Men’s soccer coach Kevin Johns said the therapy isn’t just for his players. “A lot of this is for myself,” said Johns, a 25-year coach, 16 of them at MC. “I want to learn about concussion. It’s a hot topic right now. I want to make a better environment for the kids, and for it to lead to fewer injuries. There’s the old mentality of the guys being tough and keeping their mouths closed about injuries. When they hear the word concussion … Maybe this might open their eyes.”
Babl’s role involves developing exercises targeting the deep cervical flexors of the neck, which are muscles having to do with positioning and motor control.
“We will be teaching them how to activate and strengthen specific muscles, and to improve their endurance,” he said.
Some of the exercises use a device called an Iron-Neck to be strapped to the player’s head.
“It uses a cuff to get a nice snug fit,” Babl said. “That allows us to tether a resistance cord to a fixed point, and it provides resistance for the muscles of the neck in each direction and for rotational movement when a player is in a sports-specific position.
“Think about how much your eyes play into how you react in daily life,” Pannell said. “If you were to chase down the soccer ball, you have to find it in space. You have to have good depth perception, but it might be off, and you could run into the defender in front of you.”
Babl said they are trying to find out whether the athletes’ abilities to use their neck muscles could help them.
“Does it influence decreasing the rate of experiencing a concussion?” Babl asked. “Does having the ability to strengthen these muscles help the player to be less susceptible to injury? And if they do receive an injury, do the exercises help them recover from a concussion more efficiently?”
Reneker and her team will compare the number of concussions and leg injuries suffered by the athletes this season with those recorded during 2017. The exercise therapy will only last a month, but the UMMC team will track injuries for the entire season, she said.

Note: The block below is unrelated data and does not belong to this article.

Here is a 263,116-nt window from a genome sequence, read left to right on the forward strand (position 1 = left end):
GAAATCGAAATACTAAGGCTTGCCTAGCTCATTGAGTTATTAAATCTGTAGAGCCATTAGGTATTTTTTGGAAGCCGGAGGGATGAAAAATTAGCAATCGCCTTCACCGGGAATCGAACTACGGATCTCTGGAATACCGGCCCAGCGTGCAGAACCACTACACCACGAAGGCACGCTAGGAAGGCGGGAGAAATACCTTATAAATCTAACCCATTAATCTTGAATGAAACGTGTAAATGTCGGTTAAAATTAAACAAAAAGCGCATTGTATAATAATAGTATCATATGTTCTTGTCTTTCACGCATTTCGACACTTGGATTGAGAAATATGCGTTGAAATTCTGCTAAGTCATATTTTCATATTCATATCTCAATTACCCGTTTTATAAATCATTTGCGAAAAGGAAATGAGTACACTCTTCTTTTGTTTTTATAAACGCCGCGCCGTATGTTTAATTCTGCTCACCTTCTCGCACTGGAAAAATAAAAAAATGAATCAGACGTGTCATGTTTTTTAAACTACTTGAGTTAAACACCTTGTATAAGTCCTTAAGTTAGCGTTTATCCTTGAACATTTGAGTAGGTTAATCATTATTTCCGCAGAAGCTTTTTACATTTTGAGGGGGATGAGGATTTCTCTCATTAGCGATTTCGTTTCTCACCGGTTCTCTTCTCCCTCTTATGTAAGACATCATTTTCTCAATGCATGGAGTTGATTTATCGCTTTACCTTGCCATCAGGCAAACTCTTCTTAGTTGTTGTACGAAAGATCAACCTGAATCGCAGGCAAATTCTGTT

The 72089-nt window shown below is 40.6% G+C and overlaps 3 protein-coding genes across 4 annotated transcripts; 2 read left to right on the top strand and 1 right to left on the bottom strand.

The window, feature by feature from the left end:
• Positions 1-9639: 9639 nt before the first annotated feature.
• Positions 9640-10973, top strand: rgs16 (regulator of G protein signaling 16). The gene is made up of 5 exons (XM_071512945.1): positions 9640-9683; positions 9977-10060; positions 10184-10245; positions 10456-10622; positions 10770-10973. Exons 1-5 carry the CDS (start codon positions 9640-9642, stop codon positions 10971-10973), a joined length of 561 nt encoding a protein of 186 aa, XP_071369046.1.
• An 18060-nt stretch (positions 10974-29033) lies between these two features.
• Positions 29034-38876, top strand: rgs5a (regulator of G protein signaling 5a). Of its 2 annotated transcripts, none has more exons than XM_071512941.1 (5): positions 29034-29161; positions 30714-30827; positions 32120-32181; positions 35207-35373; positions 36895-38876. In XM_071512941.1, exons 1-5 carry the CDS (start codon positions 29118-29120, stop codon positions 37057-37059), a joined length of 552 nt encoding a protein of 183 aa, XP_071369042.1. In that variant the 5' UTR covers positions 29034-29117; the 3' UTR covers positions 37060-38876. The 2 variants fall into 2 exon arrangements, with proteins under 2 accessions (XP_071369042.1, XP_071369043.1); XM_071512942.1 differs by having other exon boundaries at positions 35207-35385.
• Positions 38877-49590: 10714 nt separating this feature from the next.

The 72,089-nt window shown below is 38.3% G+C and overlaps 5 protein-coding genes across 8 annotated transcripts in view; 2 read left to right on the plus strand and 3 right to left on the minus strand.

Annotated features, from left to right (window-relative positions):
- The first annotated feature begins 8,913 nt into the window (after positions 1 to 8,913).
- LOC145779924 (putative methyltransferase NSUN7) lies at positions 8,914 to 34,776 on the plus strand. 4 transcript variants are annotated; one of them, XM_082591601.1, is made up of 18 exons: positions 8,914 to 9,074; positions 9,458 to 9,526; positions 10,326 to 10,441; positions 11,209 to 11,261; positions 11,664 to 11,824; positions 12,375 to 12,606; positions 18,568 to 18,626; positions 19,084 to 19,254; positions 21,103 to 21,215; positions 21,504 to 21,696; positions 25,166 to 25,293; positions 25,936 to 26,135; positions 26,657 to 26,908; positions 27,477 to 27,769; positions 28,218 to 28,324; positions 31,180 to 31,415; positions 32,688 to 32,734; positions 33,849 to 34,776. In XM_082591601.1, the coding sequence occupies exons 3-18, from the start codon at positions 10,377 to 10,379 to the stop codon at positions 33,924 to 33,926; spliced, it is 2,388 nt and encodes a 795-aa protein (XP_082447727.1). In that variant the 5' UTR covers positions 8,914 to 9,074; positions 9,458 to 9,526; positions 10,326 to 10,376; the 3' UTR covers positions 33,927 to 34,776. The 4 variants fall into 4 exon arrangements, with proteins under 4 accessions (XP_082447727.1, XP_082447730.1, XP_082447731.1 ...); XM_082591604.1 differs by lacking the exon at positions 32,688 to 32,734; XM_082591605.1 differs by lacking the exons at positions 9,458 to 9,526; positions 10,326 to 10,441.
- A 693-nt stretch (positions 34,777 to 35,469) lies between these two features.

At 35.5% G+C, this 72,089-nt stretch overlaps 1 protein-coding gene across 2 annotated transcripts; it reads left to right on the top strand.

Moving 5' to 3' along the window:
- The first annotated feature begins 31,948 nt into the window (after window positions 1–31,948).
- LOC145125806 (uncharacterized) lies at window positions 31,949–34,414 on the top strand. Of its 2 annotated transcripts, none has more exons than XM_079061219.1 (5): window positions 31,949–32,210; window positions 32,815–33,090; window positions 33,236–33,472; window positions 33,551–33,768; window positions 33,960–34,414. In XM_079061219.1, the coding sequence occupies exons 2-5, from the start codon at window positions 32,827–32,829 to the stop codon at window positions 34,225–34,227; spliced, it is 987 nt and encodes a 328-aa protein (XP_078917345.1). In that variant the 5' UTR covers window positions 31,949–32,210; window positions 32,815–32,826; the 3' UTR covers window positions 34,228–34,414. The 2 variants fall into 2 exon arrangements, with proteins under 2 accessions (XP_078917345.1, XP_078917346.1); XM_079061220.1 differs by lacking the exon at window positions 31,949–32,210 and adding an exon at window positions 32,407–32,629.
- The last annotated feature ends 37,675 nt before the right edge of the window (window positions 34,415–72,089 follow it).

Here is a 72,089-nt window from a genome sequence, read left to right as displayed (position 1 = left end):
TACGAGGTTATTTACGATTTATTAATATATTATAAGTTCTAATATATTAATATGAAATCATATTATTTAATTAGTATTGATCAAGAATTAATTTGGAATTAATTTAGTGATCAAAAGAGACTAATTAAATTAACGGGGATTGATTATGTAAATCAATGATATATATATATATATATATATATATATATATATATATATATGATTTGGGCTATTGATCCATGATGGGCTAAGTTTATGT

“We will also find that there are going to be students who have clear weaknesses in some of the abilities we will be training for,” she said. “I think we will be able to show some clear improvements. And if they’re perfect, we will be super-training them to be even better than they are. Either way, this intervention should help you in sports.”
The soccer players include sophomore biology and pre-med major Caitlyn Sheppeard, 19, of Caledonia. She calls the exercise regimen really cool.
“This will help my balance in competing. It will help me not to get hurt,” Sheppeard said. “A lot of players miss some of their best seasons because of injuries. You miss out on the game you love.”
Babl said they are working hard to explore a new frontier.
“What are all of the factors that contribute to concussion, and what all is affected following a concussion,” Babl said. “If we can find out some of those factors, hopefully, we can help reduce the rate of concussion injuries in these athletes and others in sports or professions where concussion is a risk.”
Girls’ soccer coach Darryl Longabaugh is grateful for his players’ involvement in the trial. Although taking part is strictly voluntary, he said, all of his athletes are eager to be involved. “Dr. Reneker is doing a great job with this, and I’m really excited to be a part of it.”
Players are at their greatest risk for concussions when they have contact with another player, or when they fall, said Longabaugh who is in his 22nd season as girls’ soccer coach.
“We’ll have better awareness of concussion. The girls will learn how to train their bodies better, especially their necks,” he said.